Friday, September 16, 2011

Q & A with Lawrence Friedman: on writing

Note to readers: This is a part of a series of questions and answers with Lawrence Friedman. If you have a question you've wanted to ask him, please post it in a comment, or email me.

Question -- from Dan Ernst:
Among other things, you are the most successful synthesizer in the field of American legal history. What did you like about writing, say, A History of American Law, American Law in the Twentieth Century and Crime and Punishment in American History that you didn’t get from writing monographs, such as Contract Law in America or The Roots of Justice? Any advice for others contemplating writing a synthetic work?

Answer from Lawrence
I was very young-- or what I now think was very young-- when I started to work on A History of American Law; and maybe it was a case of fools rushing in where angels fear to tread. I wanted to do something new, something that hadn't been done before. This was, of course, a work of synthesis; but frankly there wasn't that much to synthesize, and I had to do a lot of digging and looking in primary sources. Today the literature is bursting at the seams, so a work of synthesis to a certain extent needs a different technique. Not necessarily easier. If nobody had written on a subject before, it was OK for me to make wild guesses. Now that is harder.

We need works of synthesis of course; but for anybody who wants to work in legal history, a monograph, an intense work with sources, a study that excavates buried cities, is something you need to do-- first, to establish your credentials, and more important, to teach you what it is like to do this kind of research. But I suppose that those of us who go into this field must love to do research; must love the excitement of uncovering something new, of looking at a record nobody saw before, of opening doorways that have been sealed shut and overgrown and forgotten.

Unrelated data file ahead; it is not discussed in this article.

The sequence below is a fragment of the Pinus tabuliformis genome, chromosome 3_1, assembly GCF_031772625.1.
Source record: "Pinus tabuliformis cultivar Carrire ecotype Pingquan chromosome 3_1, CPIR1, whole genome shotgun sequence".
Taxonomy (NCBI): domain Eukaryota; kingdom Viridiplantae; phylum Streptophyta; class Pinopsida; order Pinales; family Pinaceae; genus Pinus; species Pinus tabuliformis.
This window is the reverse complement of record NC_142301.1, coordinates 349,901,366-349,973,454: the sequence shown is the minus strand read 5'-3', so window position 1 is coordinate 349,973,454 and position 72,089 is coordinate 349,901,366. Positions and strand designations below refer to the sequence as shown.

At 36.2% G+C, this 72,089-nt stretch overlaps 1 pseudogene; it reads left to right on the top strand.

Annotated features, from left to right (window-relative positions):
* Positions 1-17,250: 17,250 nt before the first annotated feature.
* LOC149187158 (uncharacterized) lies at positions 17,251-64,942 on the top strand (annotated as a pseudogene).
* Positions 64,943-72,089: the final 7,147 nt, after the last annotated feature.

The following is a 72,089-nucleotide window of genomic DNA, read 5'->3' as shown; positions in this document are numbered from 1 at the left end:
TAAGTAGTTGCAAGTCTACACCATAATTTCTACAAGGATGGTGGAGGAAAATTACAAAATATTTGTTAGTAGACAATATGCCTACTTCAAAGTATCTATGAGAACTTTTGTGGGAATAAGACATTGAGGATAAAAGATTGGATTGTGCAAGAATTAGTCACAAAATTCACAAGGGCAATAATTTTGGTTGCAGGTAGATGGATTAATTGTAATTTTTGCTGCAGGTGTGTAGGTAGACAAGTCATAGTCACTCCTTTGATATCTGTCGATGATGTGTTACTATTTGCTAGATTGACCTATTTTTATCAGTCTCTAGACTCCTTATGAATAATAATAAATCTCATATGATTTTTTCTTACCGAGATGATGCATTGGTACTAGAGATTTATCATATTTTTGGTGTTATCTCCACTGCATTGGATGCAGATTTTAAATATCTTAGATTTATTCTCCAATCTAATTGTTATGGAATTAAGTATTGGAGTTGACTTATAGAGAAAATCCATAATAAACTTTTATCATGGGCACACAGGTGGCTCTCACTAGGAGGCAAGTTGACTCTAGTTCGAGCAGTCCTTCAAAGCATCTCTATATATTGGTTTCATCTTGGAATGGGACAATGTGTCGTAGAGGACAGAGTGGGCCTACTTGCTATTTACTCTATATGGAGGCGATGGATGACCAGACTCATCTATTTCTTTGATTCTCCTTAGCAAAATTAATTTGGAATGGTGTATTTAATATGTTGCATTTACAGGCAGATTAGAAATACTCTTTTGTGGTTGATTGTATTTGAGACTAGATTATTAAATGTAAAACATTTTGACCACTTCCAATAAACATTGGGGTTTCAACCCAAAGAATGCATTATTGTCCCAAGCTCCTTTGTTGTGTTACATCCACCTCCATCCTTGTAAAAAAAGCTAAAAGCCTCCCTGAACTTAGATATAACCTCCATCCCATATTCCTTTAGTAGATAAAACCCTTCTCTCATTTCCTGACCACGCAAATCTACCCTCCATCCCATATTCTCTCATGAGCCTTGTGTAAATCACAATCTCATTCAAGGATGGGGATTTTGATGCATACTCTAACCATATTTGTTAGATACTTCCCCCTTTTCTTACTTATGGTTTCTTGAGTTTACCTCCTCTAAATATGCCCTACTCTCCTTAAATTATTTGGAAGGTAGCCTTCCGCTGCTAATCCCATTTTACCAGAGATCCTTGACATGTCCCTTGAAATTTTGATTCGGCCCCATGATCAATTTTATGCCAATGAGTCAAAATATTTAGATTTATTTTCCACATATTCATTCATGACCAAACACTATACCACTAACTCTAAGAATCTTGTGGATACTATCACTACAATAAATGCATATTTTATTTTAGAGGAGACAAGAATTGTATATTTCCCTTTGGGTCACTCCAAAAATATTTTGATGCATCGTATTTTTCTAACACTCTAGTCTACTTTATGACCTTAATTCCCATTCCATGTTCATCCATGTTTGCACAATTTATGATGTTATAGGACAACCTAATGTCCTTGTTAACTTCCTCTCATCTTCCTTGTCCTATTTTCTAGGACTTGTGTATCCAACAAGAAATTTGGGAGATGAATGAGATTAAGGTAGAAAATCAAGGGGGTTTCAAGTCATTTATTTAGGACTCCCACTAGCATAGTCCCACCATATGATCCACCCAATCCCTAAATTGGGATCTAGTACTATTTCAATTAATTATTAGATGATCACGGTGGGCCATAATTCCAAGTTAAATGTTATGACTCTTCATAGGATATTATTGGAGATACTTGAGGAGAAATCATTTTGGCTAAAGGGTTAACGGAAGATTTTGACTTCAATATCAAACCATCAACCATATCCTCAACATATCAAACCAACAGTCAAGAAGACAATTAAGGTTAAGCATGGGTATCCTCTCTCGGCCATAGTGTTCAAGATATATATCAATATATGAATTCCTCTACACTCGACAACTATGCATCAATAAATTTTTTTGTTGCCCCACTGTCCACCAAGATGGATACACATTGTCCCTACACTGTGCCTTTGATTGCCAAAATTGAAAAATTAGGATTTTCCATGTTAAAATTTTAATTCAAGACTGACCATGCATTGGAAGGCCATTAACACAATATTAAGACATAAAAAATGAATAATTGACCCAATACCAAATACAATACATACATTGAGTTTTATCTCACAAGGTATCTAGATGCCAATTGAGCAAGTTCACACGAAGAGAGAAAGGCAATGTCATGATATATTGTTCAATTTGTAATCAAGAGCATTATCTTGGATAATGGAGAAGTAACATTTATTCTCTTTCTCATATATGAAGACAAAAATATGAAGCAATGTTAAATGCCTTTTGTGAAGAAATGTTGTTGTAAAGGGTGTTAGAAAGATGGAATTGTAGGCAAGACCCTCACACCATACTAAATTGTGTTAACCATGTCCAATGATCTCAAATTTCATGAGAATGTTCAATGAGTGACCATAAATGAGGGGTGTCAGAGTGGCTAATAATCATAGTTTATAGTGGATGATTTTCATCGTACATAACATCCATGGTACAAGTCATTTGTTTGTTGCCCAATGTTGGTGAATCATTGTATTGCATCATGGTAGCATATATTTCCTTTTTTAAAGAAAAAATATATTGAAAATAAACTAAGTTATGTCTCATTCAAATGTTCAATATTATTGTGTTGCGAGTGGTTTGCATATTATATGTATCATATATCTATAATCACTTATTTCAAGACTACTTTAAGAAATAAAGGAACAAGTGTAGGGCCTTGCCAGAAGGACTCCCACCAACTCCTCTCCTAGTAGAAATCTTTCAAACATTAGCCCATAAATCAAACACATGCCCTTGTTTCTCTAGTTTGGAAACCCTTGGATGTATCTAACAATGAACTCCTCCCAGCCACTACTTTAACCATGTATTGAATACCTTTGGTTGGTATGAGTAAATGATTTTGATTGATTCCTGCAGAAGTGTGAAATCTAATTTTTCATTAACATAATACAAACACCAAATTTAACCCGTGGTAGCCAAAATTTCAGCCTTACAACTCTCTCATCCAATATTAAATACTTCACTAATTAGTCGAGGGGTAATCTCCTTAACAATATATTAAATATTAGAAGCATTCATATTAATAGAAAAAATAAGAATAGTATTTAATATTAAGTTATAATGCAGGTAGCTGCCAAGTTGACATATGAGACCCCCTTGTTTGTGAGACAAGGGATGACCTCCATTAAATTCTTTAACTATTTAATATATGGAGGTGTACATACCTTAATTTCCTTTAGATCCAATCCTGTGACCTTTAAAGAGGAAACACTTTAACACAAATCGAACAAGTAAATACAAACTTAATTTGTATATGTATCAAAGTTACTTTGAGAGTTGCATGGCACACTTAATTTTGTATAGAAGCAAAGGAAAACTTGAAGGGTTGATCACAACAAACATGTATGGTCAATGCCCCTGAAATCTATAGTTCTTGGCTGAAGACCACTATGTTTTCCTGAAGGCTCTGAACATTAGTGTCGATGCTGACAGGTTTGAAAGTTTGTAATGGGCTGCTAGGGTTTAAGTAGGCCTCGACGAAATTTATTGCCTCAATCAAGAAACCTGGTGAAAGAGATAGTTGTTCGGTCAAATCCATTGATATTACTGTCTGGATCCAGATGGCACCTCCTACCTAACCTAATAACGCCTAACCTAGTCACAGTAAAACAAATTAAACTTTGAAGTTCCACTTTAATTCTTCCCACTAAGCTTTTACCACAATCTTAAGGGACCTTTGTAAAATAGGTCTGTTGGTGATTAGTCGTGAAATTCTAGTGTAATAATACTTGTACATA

Advice for potential synthesizers? First, know what you're getting into. It's harder than it looks. Second, what you are really doing is trying to interpret the meaning of whole masses of studies and whole ziggurats of data. You have to look for the general that is lost in a maze of particulars. You need dogged determination, and above all a vivid imagination. But not too vivid, I hope. And you need modesty too. You can't read everything, you can't know everything, and there's no sense even trying.


Anonymous said...

Would love some legal reading recommendations some Lawrence Friedman. Any books that he thinks are essential for understanding US legal history? Thanks.

Anonymous said...

I second that comment, and would also ask for his recommendations on English legal history, if he has any.